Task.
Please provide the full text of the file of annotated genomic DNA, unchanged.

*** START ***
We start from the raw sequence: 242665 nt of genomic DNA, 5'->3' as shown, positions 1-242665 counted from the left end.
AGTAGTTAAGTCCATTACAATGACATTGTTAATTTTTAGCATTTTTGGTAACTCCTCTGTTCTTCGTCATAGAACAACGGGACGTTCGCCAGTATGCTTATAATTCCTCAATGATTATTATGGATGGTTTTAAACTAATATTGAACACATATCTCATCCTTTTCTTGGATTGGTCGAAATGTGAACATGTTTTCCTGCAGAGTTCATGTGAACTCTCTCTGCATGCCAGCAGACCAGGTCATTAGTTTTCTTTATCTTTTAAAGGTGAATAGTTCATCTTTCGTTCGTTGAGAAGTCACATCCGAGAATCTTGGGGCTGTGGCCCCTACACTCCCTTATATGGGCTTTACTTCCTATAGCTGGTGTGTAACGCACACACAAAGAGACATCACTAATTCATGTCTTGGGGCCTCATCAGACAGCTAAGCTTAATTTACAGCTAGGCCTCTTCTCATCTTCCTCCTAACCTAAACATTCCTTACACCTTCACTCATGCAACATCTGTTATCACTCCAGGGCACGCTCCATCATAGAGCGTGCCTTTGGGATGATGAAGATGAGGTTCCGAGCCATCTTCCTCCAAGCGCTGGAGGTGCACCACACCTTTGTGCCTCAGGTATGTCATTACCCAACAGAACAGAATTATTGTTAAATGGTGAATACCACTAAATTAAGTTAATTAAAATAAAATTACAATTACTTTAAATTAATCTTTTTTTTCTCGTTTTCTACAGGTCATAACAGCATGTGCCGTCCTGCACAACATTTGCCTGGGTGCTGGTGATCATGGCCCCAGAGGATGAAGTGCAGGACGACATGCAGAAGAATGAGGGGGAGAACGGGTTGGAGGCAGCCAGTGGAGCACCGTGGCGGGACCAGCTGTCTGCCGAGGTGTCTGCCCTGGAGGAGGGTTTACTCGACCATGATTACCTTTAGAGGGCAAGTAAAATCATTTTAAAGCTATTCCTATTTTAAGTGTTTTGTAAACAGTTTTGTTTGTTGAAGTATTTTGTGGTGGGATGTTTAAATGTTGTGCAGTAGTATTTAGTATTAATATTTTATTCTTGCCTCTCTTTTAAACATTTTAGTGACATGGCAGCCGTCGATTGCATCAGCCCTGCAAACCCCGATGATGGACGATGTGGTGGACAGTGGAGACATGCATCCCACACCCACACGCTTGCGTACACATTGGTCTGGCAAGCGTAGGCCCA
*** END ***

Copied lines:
We start from the raw sequence: 242665 nt of genomic DNA, 5'->3' as shown, positions 1-242665 counted from the left end.
AGTAGTTAAGTCCATTACAATGACATTGTTAATTTTTAGCATTTTTGGTAACTCCTCTGTTCTTCGTCATAGAACAACGGGACGTTCGCCAGTATGCTTATAATTCCTCAATGATTATTATGGATGGTTTTAAACTAATATTGAACACATATCTCATCCTTTTCTTGGATTGGTCGAAATGTGAACATGTTTTCCTGCAGAGTTCATGTGAACTCTCTCTGCATGCCAGCAGACCAGGTCATTAGTTTTCTTTATCTTTTAAAGGTGAATAGTTCATCTTTCGTTCGTTGAGAAGTCACATCCGAGAATCTTGGGGCTGTGGCCCCTACACTCCCTTATATGGGCTTTACTTCCTATAGCTGGTGTGTAACGCACACACAAAGAGACATCACTAATTCATGTCTTGGGGCCTCATCAGACAGCTAAGCTTAATTTACAGCTAGGCCTCTTCTCATCTTCCTCCTAACCTAAACATTCCTTACACCTTCACTCATGCAACATCTGTTATCACTCCAGGGCACGCTCCATCATAGAGCGTGCCTTTGGGATGATGAAGATGAGGTTCCGAGCCATCTTCCTCCAAGCGCTGGAGGTGCACCACACCTTTGTGCCTCAGGTATGTCATTACCCAACAGAACAGAATTATTGTTAAATGGTGAATACCACTAAATTAAGTTAATTAAAATAAAATTACAATTACTTTAAATTAATCTTTTTTTTCTCGTTTTCTACAGGTCATAACAGCATGTGCCGTCCTGCACAACATTTGCCTGGGTGCTGGTGATCATGGCCCCAGAGGATGAAGTGCAGGACGACATGCAGAAGAATGAGGGGGAGAACGGGTTGGAGGCAGCCAGTGGAGCACCGTGGCGGGACCAGCTGTCTGCCGAGGTGTCTGCCCTGGAGGAGGGTTTACTCGACCATGATTACCTTTAGAGGGCAAGTAAAATCATTTTAAAGCTATTCCTATTTTAAGTGTTTTGTAAACAGTTTTGTTTGTTGAAGTATTTTGTGGTGGGATGTTTAAATGTTGTGCAGTAGTATTTAGTATTAATATTTTATTCTTGCCTCTCTTTTAAACATTTTAGTGACATGGCAGCCGTCGATTGCATCAGCCCTGCAAACCCCGATGATGGACGATGTGGTGGACAGTGGAGACATGCATCCCACACCCACACGCTTGCGTACACATTGGTCTGGCAAGCGTAGGCCCA